But there have always been those who deny the goodness of creation and suspect the Creator of malice. In the early centuries of Christianity (1st through 4th Centuries), some forms of Gnosticism including Manicheanism taught that a world as bad as ours had to be the work of an evil god. They rejected embodiment, passions, sex and eating meat as evil. They were not just vegetarians or vegans; they considered eating fruits and vegetables murder, unless you performed the proper ceremonies to free the spirit trapped within. The goal of this religion was escape from entrapment in the material world, and its practices and ceremonies were designed to facilitate this escape.

I see in contemporary culture some troubling analogies to the Manichean rejection of creation and the Creator. Perhaps this sounds implausible. After all, we live in a pleasure seeking, sensuous culture, not a world-denying one. Let me explain. Modern culture began with a general dissatisfaction with the evils attributed to the ancient social order. Thinkers sought first to persuade and enlighten their way to utopia. Revolutionaries found this method too slow and ineffective and turned to violent revolution to remake the social order. Both of these methods are still being used, but some unwanted conditions cannot plausibly be attributed to unjust social structures or to the physical malfunction evident in disease. Some are bound up with creation and the created order.

I am thinking of Genesis 1:27: “So God created mankind in his own image, in the image of God he created them; male and female he created them.” Jesus reaffirmed this created order in Mark 10:6-7: “But at the beginning of creation God ‘made them male and female.’ ‘For this reason a man will leave his father and mother and be united to his wife.” We must be clear that both male and female are made “in the image of God.” Both are fully human and they are made for each other, to complete each other. Woman is not woman apart from man and man is not man apart from woman.

But there are distinctions that constitute the maleness and femaleness of each. It seems to me that if we really affirm the goodness of the Creator and the order God made, we will embrace and celebrate our maleness or femaleness and the mutually defining the relationship between the two. God made males with certain distinguishing characteristics. These characteristics are “good,” that is, they can be used for the good purposes for which God designed them. (They can also be misused.) God made females with certain distinguishing characteristics, and these characteristics are also “good,” that is, they can be used for the good purposes for which God designed them. (They, too, can be misused.) One set of characteristics is not better than the other, because what makes them “good” is their God-given purpose, not some humanly imagined ranking of goods. Hence men and women should seek their proper dignity and identity not in relation to humanly constructed social orders, which always reflect the fallen and sinful human condition, but in relation to God. Envy and competition, distain and domination or pride and shame arise from ignorance or rejection of the goodness of the Creator. Every gift is to be used for others. The Creator’s work should never be the occasion for pride or shame.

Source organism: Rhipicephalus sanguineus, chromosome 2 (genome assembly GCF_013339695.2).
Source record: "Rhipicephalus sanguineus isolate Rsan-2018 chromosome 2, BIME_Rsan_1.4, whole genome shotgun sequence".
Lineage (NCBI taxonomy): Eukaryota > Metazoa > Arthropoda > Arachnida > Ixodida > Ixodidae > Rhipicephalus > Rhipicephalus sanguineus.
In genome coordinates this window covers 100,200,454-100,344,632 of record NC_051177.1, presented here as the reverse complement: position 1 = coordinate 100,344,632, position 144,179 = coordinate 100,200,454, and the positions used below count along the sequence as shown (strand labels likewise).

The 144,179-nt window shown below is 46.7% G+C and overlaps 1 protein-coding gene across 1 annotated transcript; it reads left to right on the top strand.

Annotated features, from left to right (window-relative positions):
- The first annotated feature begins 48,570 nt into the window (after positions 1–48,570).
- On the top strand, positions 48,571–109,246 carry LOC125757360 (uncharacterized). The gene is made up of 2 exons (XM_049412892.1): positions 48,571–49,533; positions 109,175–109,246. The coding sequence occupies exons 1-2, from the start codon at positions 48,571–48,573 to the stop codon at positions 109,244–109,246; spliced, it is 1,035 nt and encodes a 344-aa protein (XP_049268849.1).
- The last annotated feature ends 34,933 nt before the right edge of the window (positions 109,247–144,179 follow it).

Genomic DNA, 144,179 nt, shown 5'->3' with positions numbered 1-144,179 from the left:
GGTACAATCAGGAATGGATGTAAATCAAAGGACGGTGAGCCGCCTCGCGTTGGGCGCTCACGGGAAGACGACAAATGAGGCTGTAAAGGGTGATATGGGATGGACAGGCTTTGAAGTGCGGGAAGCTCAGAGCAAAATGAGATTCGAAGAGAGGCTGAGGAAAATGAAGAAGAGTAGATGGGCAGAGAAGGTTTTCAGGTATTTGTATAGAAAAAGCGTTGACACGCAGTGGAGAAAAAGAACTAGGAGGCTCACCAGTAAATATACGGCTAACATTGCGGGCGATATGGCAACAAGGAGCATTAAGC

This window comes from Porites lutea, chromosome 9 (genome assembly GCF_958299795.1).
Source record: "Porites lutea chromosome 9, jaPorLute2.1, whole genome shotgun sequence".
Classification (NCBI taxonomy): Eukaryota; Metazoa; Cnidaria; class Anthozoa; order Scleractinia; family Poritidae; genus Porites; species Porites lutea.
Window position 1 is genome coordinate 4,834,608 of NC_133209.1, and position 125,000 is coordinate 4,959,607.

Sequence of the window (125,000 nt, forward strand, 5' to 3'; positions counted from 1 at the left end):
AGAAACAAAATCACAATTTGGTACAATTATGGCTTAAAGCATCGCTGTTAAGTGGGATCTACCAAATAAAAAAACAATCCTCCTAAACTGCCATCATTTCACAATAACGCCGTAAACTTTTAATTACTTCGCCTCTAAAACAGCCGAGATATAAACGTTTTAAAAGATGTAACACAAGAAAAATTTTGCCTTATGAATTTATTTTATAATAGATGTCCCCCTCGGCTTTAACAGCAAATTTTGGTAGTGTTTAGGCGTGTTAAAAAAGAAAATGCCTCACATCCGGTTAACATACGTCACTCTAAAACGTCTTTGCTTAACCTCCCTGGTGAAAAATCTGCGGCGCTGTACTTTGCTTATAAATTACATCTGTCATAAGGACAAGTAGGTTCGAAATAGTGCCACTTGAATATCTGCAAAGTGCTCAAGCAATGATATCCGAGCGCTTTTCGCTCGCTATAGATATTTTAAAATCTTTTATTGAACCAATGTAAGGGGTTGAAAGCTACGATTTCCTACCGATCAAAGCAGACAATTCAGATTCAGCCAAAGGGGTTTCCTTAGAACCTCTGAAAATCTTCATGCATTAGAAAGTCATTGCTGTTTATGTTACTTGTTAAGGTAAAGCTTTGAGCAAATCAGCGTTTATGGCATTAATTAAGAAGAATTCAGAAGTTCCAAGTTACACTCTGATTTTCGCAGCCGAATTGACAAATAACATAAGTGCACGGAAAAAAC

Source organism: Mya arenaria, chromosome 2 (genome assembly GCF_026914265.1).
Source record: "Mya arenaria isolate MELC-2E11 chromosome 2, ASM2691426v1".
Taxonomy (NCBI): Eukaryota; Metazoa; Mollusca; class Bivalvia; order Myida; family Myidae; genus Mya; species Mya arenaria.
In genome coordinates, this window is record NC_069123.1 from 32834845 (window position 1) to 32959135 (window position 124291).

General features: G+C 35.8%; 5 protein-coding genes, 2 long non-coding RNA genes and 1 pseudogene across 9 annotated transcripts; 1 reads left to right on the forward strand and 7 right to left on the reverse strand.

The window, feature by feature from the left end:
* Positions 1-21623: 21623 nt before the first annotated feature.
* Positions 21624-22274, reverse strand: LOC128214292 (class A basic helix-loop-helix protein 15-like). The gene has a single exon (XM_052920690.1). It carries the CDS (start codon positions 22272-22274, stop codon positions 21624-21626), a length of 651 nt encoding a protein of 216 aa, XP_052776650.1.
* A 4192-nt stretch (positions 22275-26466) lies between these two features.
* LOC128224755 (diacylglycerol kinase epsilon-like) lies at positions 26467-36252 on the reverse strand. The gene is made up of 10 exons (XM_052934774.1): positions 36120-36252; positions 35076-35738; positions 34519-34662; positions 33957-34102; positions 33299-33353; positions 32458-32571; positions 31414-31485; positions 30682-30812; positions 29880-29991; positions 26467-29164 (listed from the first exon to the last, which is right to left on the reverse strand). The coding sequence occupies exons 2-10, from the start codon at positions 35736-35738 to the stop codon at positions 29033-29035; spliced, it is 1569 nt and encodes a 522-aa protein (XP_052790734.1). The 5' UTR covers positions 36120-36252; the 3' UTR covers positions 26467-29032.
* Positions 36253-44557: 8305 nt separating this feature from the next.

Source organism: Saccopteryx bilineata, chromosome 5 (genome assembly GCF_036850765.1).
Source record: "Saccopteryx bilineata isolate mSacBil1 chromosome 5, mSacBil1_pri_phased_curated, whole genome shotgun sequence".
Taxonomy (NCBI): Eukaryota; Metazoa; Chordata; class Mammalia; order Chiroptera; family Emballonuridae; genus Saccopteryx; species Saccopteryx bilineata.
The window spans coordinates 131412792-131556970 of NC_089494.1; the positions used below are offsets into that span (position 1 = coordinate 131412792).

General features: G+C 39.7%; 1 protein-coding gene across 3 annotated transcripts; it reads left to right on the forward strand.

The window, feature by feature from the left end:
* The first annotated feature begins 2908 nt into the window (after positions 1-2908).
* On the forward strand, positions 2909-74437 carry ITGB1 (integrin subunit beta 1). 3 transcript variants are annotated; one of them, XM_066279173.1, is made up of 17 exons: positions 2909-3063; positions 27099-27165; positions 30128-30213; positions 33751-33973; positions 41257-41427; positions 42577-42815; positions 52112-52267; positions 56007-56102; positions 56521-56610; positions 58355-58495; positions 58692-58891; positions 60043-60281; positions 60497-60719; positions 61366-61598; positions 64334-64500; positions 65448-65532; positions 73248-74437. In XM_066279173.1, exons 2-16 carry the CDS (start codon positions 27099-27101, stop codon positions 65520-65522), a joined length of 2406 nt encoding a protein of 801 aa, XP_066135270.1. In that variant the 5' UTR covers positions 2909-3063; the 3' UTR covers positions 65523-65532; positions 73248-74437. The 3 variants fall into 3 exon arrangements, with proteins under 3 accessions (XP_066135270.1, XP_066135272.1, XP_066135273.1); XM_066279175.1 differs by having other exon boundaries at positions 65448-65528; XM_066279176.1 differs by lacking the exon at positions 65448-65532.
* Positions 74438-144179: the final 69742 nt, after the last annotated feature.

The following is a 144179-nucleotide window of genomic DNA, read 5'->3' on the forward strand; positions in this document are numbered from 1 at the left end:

Contemporary culture does not think or speak this way about male and female, nor define the goodness of maleness or femaleness in terms of God’s purpose in creation. Instead, it speaks of “gender” (indeed of multiple genders), which it considers a socially constructed reality, and spreads it out in an infinite continuum. Increasingly, the dominant culture denies the “for each other” nature of male and female with its God-given goal of becoming “one flesh.” In place of a God-created natural teleology it substitutes individual preferences, male for female or female for female or male for male or both. Instead of accepting and celebrating God-created nature, it celebrates the human act of defying confining natural structures and asserting a self-liberated self. At the heart of the gender revolution lies a Manichean-like rejection of creation and the Creator. It seeks escape from entrapment in the confining male-female distinction (the “binary gender” construct) and mutuality, not by practicing asceticism and engaging in mystical ceremonies as the Manicheans did, but by willful acts of self-recreation, rearrangement and redirection. But the fundamental heresy is the same: creation is not the good work of the benevolent Creator to be embraced and celebrated but a condition from which to escape by any means possible.

Creation: The Most Neglected And Underrated Teaching In Contemporary Christianity

I am very excited to announce the publication of my book The Faithful Creator: Affirming Creation and Providence in An Age of Anxiety (InterVarsity Press, 2015). I got my first copies Tuesday, September 15. I have more I want to say about the church, but in view of the arrival of the book, I want to focus on doctrines of creation and providence for the next few weeks.

Christianity affirms that the God we see in the face of Jesus Christ and experience in the power of the Holy Spirit, is the Creator of all things. The first words of the Bible are, “In the beginning God created the heavens and the earth” (Genesis 1:1). Paul reminded the believers in Corinth to be careful to avoid idolatry. There are many “so-called gods and lords” out there in the culture, “yet for us there is but one God, the Father, from whom all things came and for whom we live; and there is but one Lord, Jesus Christ, through whom all things came and through whom we live” (1 Corinthians 8:6:). And the first declaration of the Nicene Creed (381) affirms: “I believe in one God, Almighty; Maker of heaven and earth, and of all things visible and invisible.”